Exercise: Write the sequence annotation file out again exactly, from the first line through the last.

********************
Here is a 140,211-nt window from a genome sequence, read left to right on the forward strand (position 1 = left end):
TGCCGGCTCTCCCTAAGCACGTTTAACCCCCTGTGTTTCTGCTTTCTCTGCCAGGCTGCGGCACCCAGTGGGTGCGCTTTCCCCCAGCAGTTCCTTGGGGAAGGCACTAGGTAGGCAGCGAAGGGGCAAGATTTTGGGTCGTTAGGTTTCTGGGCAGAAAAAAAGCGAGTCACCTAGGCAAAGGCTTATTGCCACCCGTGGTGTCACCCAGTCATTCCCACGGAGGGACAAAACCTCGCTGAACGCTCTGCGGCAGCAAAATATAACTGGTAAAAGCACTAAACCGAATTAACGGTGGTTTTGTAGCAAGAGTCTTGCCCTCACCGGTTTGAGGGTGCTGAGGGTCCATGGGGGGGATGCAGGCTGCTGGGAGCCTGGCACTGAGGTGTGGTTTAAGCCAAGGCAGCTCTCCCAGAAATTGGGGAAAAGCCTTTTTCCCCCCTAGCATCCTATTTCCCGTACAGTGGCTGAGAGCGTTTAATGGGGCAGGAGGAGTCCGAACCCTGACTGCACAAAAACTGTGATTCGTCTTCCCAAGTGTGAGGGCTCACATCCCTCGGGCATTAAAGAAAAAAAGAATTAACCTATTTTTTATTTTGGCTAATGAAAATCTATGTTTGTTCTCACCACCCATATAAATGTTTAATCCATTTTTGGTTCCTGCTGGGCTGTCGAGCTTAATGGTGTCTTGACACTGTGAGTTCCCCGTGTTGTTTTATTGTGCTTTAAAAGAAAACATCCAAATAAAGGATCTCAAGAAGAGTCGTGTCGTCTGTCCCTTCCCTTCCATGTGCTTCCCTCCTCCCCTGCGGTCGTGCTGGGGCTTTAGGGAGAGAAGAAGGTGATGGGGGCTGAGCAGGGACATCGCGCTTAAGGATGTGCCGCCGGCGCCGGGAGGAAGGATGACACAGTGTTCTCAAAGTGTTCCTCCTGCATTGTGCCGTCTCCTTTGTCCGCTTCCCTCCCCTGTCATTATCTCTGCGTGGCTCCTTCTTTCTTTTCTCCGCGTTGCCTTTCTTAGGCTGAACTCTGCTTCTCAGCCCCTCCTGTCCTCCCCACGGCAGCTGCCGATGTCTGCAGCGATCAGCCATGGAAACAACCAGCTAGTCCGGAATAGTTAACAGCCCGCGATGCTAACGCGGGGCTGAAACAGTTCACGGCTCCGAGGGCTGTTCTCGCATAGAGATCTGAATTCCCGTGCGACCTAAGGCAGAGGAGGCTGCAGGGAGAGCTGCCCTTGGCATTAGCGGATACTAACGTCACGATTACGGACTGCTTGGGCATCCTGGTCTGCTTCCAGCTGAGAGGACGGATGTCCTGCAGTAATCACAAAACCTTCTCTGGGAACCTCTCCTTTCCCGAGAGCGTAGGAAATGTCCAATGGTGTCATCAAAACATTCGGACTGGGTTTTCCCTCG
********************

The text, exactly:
Here is a 140,211-nt window from a genome sequence, read left to right on the forward strand (position 1 = left end):
TGCCGGCTCTCCCTAAGCACGTTTAACCCCCTGTGTTTCTGCTTTCTCTGCCAGGCTGCGGCACCCAGTGGGTGCGCTTTCCCCCAGCAGTTCCTTGGGGAAGGCACTAGGTAGGCAGCGAAGGGGCAAGATTTTGGGTCGTTAGGTTTCTGGGCAGAAAAAAAGCGAGTCACCTAGGCAAAGGCTTATTGCCACCCGTGGTGTCACCCAGTCATTCCCACGGAGGGACAAAACCTCGCTGAACGCTCTGCGGCAGCAAAATATAACTGGTAAAAGCACTAAACCGAATTAACGGTGGTTTTGTAGCAAGAGTCTTGCCCTCACCGGTTTGAGGGTGCTGAGGGTCCATGGGGGGGATGCAGGCTGCTGGGAGCCTGGCACTGAGGTGTGGTTTAAGCCAAGGCAGCTCTCCCAGAAATTGGGGAAAAGCCTTTTTCCCCCCTAGCATCCTATTTCCCGTACAGTGGCTGAGAGCGTTTAATGGGGCAGGAGGAGTCCGAACCCTGACTGCACAAAAACTGTGATTCGTCTTCCCAAGTGTGAGGGCTCACATCCCTCGGGCATTAAAGAAAAAAAGAATTAACCTATTTTTTATTTTGGCTAATGAAAATCTATGTTTGTTCTCACCACCCATATAAATGTTTAATCCATTTTTGGTTCCTGCTGGGCTGTCGAGCTTAATGGTGTCTTGACACTGTGAGTTCCCCGTGTTGTTTTATTGTGCTTTAAAAGAAAACATCCAAATAAAGGATCTCAAGAAGAGTCGTGTCGTCTGTCCCTTCCCTTCCATGTGCTTCCCTCCTCCCCTGCGGTCGTGCTGGGGCTTTAGGGAGAGAAGAAGGTGATGGGGGCTGAGCAGGGACATCGCGCTTAAGGATGTGCCGCCGGCGCCGGGAGGAAGGATGACACAGTGTTCTCAAAGTGTTCCTCCTGCATTGTGCCGTCTCCTTTGTCCGCTTCCCTCCCCTGTCATTATCTCTGCGTGGCTCCTTCTTTCTTTTCTCCGCGTTGCCTTTCTTAGGCTGAACTCTGCTTCTCAGCCCCTCCTGTCCTCCCCACGGCAGCTGCCGATGTCTGCAGCGATCAGCCATGGAAACAACCAGCTAGTCCGGAATAGTTAACAGCCCGCGATGCTAACGCGGGGCTGAAACAGTTCACGGCTCCGAGGGCTGTTCTCGCATAGAGATCTGAATTCCCGTGCGACCTAAGGCAGAGGAGGCTGCAGGGAGAGCTGCCCTTGGCATTAGCGGATACTAACGTCACGATTACGGACTGCTTGGGCATCCTGGTCTGCTTCCAGCTGAGAGGACGGATGTCCTGCAGTAATCACAAAACCTTCTCTGGGAACCTCTCCTTTCCCGAGAGCGTAGGAAATGTCCAATGGTGTCATCAAAACATTCGGACTGGGTTTTCCCTCG